2. Brucheium, or Pyrucheium (Brucheion, Eurocheion, Salmasius, ad Spartian. Hadrian. c. 20), the Royal or Greek Quarter, was bounded to the S. and E. by the city walls, N. by the Greater Harbour, and W. by the region Rhacotis and the main street which connected the Gate of the Sun with that of the Moon and the Heptastadium. It was also surrounded by its own walls, and was the quarter in which Caesar defended himself against the Alexandrians. (Hirtius, B. Alex. 1.) The Brucheium was bisected by the High Street, which ran from the Canobic Gate to the Necropolis, and was supplied with water from the Nile by a tunnel or aqueduct, which entered the city on the south, and passed a little to the west of the Gymnasium. This was the quarter of the Alexandrians proper, or Hellenic citizens, the Royal Residence, and the district in which were contained the most conspicuous of the public buildings. It was so much adorned and extended by the later Ptolemies that it eventually occupied one-fifth of the entire city. (Plin. v. 10. s. 11.) It contained the following remarkable edifices: On the Lochias, the Palace of the Ptolemies, with the smaller palaces appropriated to their children and the adjacent gardens and groves. The far-famed Library and Museum, with its Theatre for lectures and public assemblies, connected with one another and with the palaces by long colonnades of the most costly marble from the Egyptian quarries, and adorned with obelisks and sphinxes taken from the Pharaonic cities. The Library contained, according to one account, 700,000 volumes, according to another 400,000 (Joseph. Antiq. xii. 2; Athen. i. p. 3); part, however, of this unrivalled collection was lodged in the temple of Serapis, in the quarter Rhacotis. Here were deposited the 200,000 volumes collected by the kings of Pergamus, and presented by M. Antonius to Cleopatra. The library of the Museum was destroyed during the blockade of Julius Caesar in the Brucheium; that of the Serapeion was frequently injured by the civil broils of Alexandreia, and especially when that temple was destroyed by the Christian fanatics in the 4th century A.D. It was finally destroyed by the orders of the khalif Omar, A.D. 640. The collection was begun by Ptolemy Soter, augmented by his successors, for the worst of the Lagidae were patrons of literature,--and respected, if not increased, by the Caesars, who, like their predecessors, appointed and salaried the librarians and the professors of the Museum. The Macedonian kings replenished the shelves of the Library zealously but unscrupulously, since they laid an embargo on all books, whether public or private property, which were brought to Alexandreia, retained the originals, and gave copies of them to their proper owners. In this way Ptolemy Euergetes (B.C. 246--221) is said to have got possession of authentic copies of the works of Aeschylus, Sophocles, and Euripides, and to have returned transcripts of them to the Athenians, with an accompanying compensation of fifteen talents. The Museum succeeded the once renowned college of Heliopolis as the University of Egypt. It contained a great hall or banqueting room (oikos melas), where the professors dined in common; an exterior peristyle, or corridor (peripatoi), for exercise and ambulatory lectures; a theatre where public disputations and scholastic festivals were held; chambers for the different professors; and possessed a botanical garden which Ptolemy Philadelphus enriched with tropical flora (Philostrat. Vit. Apollon. vi. 24), and a menagerie (Athen. xiv. p. 654). It was divided into four principal sections,--poetry, mathematics, astronomy, and medicine, and enrolled among its professors or pupils the illustrious names of Euclid, Ctesibius, Callimachus, Aratus, [p. 98] Aristophanes and Aristarchus, the critics and grammarians, the two Heros, Ammonius Saccas, Polemo, Clemens, Origen, Athanasius, Theon and his celebrated daughter Hypatia, with many others. Amid the turbulent factions and frequent calamities of Alexandreia, the Museum maintained its reputation, until the Saracen invasion in A.D. 640. The emperors, like their predecessors the Ptolemies, kept in their own hands the nomination of the President of the Museum, who was considered one of the four chief magistrates of the city. For the Alexandrian Library and Museum the following works may be consulted:--Strab.; Vitruv. vii. prooem.; Joseph. Antiq. xii. 2, c. Apion. ii. 7; Clem. Alex. Strom. i. 22; Cyrill. Hieros. Catechet. iv. 34; Epiphan. Mens. et Pond. c. 9; Augustin. Civ. D. xviii. 42; Lipsius, de Biblioth. § ii.; Bonamy, Mem. de l'Acad. des Inscr. ix. 10; Matter, l'Ecole d'Alexandrie, vol. i. p. 47; Fabric. Bibl. Graec. vol. iii. p. 500.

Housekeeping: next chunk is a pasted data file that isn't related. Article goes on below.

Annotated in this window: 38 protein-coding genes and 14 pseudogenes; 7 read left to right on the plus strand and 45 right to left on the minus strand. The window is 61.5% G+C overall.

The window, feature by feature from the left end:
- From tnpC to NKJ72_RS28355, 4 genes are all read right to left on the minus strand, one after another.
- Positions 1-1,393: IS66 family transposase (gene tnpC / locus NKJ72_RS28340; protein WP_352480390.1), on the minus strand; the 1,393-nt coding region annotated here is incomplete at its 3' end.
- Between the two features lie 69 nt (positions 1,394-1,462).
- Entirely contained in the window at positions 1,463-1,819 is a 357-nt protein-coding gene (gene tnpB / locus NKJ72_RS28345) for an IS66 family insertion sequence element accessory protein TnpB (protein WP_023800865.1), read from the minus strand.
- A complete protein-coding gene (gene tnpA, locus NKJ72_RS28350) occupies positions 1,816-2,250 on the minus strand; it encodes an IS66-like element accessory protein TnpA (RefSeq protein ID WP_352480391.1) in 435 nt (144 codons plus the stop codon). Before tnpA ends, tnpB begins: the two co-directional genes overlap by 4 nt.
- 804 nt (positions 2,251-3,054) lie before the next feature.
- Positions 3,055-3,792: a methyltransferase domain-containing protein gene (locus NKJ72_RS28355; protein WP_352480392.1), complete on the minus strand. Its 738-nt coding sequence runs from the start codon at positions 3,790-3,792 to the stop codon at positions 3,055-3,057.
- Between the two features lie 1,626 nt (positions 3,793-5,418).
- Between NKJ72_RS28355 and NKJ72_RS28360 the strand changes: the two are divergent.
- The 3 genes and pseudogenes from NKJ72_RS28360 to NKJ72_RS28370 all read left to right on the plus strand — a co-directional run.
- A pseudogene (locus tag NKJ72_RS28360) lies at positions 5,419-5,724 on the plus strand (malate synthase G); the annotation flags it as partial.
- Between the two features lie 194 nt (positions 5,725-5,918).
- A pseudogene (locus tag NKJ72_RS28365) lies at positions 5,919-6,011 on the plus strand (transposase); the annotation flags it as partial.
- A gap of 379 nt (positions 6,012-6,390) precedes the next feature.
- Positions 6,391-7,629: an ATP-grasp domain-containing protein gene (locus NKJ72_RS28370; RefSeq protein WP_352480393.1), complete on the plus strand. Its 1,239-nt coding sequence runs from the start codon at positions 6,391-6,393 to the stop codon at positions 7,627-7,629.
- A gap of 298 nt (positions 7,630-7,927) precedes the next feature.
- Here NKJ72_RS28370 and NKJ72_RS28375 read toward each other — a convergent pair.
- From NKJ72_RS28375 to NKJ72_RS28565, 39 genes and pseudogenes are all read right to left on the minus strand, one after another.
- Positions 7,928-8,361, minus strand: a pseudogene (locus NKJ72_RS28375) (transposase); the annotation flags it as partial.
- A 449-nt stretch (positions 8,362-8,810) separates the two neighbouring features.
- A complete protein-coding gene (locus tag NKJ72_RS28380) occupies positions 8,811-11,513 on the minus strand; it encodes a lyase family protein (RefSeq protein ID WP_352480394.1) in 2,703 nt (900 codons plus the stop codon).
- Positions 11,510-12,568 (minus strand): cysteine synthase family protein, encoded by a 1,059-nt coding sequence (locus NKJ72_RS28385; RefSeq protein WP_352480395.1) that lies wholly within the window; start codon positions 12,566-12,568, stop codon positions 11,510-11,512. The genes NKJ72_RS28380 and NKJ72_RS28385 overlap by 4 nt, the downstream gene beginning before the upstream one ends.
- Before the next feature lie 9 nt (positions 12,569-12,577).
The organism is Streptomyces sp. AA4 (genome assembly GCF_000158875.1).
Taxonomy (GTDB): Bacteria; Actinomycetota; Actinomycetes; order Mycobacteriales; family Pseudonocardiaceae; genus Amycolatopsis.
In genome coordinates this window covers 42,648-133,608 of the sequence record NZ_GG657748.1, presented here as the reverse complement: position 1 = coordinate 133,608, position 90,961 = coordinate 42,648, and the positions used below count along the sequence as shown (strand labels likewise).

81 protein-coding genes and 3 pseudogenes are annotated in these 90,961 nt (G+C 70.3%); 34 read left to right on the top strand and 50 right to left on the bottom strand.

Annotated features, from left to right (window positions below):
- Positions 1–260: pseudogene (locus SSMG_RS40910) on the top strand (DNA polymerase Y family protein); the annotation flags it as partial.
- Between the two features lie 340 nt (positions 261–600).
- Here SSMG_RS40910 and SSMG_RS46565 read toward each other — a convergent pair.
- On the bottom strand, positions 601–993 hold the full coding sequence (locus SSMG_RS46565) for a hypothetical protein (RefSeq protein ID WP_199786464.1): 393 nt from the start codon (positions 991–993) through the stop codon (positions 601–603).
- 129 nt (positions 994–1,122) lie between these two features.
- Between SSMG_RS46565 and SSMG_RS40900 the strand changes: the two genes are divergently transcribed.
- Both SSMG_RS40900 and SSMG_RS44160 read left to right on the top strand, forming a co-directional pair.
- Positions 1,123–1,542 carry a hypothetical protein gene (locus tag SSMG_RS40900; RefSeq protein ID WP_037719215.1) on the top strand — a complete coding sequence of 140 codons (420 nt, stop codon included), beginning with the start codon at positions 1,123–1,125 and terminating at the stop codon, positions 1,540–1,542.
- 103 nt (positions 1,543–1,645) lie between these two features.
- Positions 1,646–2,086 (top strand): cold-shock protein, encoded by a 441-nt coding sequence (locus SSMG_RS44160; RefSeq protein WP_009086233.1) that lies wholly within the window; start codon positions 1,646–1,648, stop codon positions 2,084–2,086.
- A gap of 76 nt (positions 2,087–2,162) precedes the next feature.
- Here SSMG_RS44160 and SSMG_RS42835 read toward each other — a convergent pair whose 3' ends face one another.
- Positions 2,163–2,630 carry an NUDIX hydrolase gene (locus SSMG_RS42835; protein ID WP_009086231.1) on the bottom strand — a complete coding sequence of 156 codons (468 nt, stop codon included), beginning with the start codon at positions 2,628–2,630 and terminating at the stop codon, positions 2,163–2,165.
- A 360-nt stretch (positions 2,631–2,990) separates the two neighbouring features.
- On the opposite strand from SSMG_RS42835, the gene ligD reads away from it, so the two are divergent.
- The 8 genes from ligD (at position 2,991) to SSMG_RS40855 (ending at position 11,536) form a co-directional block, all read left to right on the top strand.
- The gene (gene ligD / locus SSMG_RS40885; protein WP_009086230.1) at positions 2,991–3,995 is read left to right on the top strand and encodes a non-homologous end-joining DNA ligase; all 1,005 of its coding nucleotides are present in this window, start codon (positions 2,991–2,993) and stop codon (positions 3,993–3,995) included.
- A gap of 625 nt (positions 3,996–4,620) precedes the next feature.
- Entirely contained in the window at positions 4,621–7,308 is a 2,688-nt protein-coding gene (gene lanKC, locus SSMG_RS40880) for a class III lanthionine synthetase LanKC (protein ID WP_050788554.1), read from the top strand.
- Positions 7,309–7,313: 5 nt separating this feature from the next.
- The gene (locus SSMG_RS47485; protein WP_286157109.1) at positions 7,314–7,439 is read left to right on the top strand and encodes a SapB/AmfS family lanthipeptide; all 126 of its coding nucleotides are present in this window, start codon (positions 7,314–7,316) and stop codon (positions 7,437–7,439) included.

In the Brucheium also stood the Caesarium, or Temple of the Caesars, where divine honours were paid to the emperors, deceased or living. Its site is still marked by the two granite obelisks called Cleopatra's Needles, near which is a tower perhaps not inappropriately named the Tower of the Romans. Proceeding westward, we come to the public granaries (Caesar, B. Civ. iii. 112) and the Mausoleum of the Ptolemies, which, from its containing the body of Alexander the Great, was denominated Soma (Soma, or Sema, Strab.). The remains of the Macedonian hero were originally inclosed in a coffin of gold, which, about B.C. 118, was stolen by Ptolemy Soter II., and replaced by one of glass, in which the corpse was viewed by Augustus in B.C. 30. (Sueton. Octav. 18.) A building to which tradition assigns the name of the Tomb of Alexander is found among the ruins of the old city, but its site does not correspond with that of the Soma. It is much reverenced by the Moslems. In form it resembles an ordinary sheikh's tomb, and it stands to the west of the road leading from the Frank Quarter to the Pompey's--Pillar Gate. In the Soma were also deposited the remains of M. Antonius, the only alien admitted into the Mausoleum (Plut. Ant. 82). In this quarter also were the High Court of Justice (Dicasterium), in which, under the Ptolemies, the senate assembled and discharged such magisterial duties as a nearly despotic government allowed to them, and where afterwards the Roman Juridicus held his court. A stadium, a gymnasium, a palestra, and an amphitheatre, provided exercise and amusement for the spectacle-loving Alexandrians. The Arsinoeum, on the western side of the Brucheium, was a monument raised by Ptolemy Philadelphus to the memory of his favourite sister Arsinoe; and the Panium was a stone mound, or cone, with a spiral ascent on the outside, from whose summit was visible every quarter of the city. The purpose of this structure is, however, not ascertained. The edifices of the Brucheium had been so arranged by Deinocrates as to command a prospect of the Great Harbour and the Pharos. In its centre was a spacious square, surrounded by cloisters and flanked to the north by the quays--the Emporium, or Alexandrian Exchange. Hither, for nearly eight centuries, every nation of the civilized world sent its representatives. Alexandreia had inherited the commerce of both Tyre and Carthage, and collected in this area the traffic and speculation of three continents. The Romans admitted Alexandreia to be the second city of the world; but the quays of the Tiber presented no such spectacle as the Emporium. In the seventh century, when the Arabs entered Alexandreia, the Brucheium was in ruins and almost deserted.